The British invasions -- all of them -- have featured better styling, and the under-sung heroes of Australian indie pop are sexier and edgier, but what about Canada's steady stream of musical exports since the '60s? Cumulatively, they're sort of the Toronto of their country's cities. Montreal and Vancouver hog the must-visit status, but if I could be anywhere in Canada right now, I'd choose Toronto, and not just because my brother Alexi has lived there for years (though that would be an excellent enough reason on its own).
Jane Child, Corey Hart and Celine Dion, whom I've praised enough).
Joni Mitchell "My Old Man" As '70s singer-songwriters go, my greatest love of all.
Gordon Lightfoot "Sundown" Regrets, I have a few, like never getting around to listening to Songbook, the 1999 Gordon Lightfoot box set that the record label Rhino once sent to me at work.
Gino Vannelli "People Gotta Move" He's best known for his U.S. Top 10 ballads "I Just Wanna Stop" and "Living Inside Myself," but his first song to make it in the U.S. (No. 22) sounds as good today as it must have sounded in 1974.
Anne Murray "Danny's Song" I once had drinks with her and her former publicist (still a good friend of mine) in the New York City hotel where she was staying, and she got all excited when she found out that George Jones was staying in the same hotel. "Who cares?" I asked, although I really did. "You're here!"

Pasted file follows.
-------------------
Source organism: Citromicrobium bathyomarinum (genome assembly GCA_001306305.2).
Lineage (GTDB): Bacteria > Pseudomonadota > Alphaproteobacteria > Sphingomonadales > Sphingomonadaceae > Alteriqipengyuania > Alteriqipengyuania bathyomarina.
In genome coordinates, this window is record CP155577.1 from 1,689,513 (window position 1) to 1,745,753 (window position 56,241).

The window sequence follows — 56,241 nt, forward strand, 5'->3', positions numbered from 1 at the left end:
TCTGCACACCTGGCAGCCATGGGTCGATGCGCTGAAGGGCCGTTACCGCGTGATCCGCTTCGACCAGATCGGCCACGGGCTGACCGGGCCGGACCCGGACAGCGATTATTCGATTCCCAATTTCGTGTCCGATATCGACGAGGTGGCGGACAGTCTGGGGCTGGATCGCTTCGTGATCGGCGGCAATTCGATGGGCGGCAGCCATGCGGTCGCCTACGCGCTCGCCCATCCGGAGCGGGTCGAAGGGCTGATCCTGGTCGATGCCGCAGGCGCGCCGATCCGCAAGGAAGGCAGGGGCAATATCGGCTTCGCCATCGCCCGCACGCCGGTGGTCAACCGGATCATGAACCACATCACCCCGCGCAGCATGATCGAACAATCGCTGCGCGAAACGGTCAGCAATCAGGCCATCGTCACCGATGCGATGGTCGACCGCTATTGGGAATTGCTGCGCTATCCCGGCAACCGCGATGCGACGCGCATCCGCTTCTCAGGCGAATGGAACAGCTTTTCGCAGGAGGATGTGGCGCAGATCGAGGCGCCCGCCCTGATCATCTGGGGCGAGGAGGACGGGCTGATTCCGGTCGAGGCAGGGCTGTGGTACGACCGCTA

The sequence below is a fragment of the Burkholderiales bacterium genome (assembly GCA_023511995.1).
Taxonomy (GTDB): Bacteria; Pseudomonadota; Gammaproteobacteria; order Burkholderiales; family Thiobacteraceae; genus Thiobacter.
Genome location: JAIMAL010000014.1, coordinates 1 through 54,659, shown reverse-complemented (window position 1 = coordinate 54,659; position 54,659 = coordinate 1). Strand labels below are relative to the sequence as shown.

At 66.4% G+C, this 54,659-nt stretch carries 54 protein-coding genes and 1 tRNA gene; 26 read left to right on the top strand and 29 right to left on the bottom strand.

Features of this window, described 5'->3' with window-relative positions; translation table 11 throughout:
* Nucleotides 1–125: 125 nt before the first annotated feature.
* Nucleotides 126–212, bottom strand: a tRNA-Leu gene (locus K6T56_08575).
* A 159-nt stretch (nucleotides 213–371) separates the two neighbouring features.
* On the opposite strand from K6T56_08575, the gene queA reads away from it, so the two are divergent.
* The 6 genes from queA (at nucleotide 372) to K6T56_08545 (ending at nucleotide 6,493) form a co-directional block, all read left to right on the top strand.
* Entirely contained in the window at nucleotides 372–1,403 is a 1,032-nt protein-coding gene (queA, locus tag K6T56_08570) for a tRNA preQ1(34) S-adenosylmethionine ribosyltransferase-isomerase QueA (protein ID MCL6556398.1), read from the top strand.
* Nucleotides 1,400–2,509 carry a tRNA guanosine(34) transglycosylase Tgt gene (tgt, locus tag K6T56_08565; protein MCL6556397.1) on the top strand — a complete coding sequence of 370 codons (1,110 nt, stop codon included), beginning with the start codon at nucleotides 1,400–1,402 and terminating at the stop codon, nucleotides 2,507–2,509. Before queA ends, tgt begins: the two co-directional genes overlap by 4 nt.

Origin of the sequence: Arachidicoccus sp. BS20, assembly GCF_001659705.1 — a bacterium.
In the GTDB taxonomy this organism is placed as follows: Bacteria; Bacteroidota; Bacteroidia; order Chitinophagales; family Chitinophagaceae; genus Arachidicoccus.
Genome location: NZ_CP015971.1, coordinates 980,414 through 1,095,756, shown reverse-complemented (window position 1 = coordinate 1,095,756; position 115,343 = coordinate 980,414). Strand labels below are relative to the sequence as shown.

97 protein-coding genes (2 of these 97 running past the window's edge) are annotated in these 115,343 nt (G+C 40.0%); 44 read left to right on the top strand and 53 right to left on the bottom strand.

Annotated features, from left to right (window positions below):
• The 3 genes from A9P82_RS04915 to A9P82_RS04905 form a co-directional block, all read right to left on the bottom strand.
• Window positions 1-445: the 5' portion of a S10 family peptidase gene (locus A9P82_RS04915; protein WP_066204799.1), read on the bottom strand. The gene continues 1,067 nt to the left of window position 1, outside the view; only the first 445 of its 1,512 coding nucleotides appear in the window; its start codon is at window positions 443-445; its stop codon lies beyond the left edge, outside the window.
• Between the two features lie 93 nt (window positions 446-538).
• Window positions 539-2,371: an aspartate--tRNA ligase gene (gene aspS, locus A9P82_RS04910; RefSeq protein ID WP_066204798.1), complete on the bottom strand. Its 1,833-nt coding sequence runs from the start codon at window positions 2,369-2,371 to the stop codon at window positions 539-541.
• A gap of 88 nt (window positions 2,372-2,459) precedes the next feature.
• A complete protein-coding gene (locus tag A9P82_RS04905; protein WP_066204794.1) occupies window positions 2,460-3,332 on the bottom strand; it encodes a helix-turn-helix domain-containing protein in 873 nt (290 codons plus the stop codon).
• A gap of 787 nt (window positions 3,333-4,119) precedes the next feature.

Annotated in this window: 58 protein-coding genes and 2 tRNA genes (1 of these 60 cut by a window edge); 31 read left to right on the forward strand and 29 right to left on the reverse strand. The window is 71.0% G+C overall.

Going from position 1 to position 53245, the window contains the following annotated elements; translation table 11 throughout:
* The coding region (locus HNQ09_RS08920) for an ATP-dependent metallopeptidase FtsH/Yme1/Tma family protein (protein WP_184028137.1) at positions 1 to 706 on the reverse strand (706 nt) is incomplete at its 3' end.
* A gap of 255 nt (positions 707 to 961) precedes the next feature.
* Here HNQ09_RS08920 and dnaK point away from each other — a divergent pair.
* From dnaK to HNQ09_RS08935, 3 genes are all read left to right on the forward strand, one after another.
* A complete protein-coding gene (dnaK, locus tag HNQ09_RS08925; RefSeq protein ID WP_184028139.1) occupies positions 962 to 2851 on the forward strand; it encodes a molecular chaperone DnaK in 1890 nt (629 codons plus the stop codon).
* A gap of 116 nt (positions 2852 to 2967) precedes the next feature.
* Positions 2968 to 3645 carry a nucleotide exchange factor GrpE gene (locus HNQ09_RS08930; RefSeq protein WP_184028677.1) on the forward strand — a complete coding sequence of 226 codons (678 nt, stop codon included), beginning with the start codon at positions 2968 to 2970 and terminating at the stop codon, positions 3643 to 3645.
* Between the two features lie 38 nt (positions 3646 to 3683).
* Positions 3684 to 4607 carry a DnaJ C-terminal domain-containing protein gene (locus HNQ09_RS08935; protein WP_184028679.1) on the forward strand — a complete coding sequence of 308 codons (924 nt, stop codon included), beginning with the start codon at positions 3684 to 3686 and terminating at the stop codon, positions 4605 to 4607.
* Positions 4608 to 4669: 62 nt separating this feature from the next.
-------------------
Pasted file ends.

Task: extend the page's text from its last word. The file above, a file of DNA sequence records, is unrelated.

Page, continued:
Bryan Adams "Back to You" I recently saw Adams, who sang a duet on the Anne Murray album that she was in NYC to plug that time, on The Ellen DeGeneres Show, and I couldn't pay attention to what he was singing ("Run to You"?) because I was too busy wondering how he manages to still look and sound as good as he did circa 1984. (For some reason, I can't post it, so click here to view.)
Neil Young "Harvest Moon" One of 10 perfect moments I've had in my life: staying in on a rainy night in New York City with my very first boyfriend, listening to Neil Young's Harvest Moon, still one of my all-time favorite albums. Sublime.
k.d. lang "The Mind of Love" I once did the same thing in the Jersey City brownstone I called home from October 1991 to October 1992, only with k.d. lang's Ingenue, and alone, which is sort of how that song cycle about unrequited love deserves to be heard.
Sarah McLachlan "Hold On" She'll probably be forever best known for "Angel" and "I Will Remember You," which is really a shame because this song -- a lullaby, a warning, a plea to a lover dying from AIDS, from 1993's Fumbling Towards Ecstasy, her best album and the one that made her a star -- is the most potent thing she's done in a career full of powerful moments.
Deborah Cox "Things Just Ain't the Same" If I were underneath a strobe light right now, and I could spend 9:22 dancing to whatever I wanted to, it would be the Hex Hector Club Mix of Cox's 1997 single, which is completely unrecognizable from its lite-soul source material.
Shania Twain "Ka-Ching!" Where are you, girl? You and your exclamations points are greatly missed!!!
And 5 More Reasons...
1. Kate and Anna McGarrigle
4. Glass Tiger
5. Randy Bachman (of the Guess Who and Bachman-Turner Overdrive)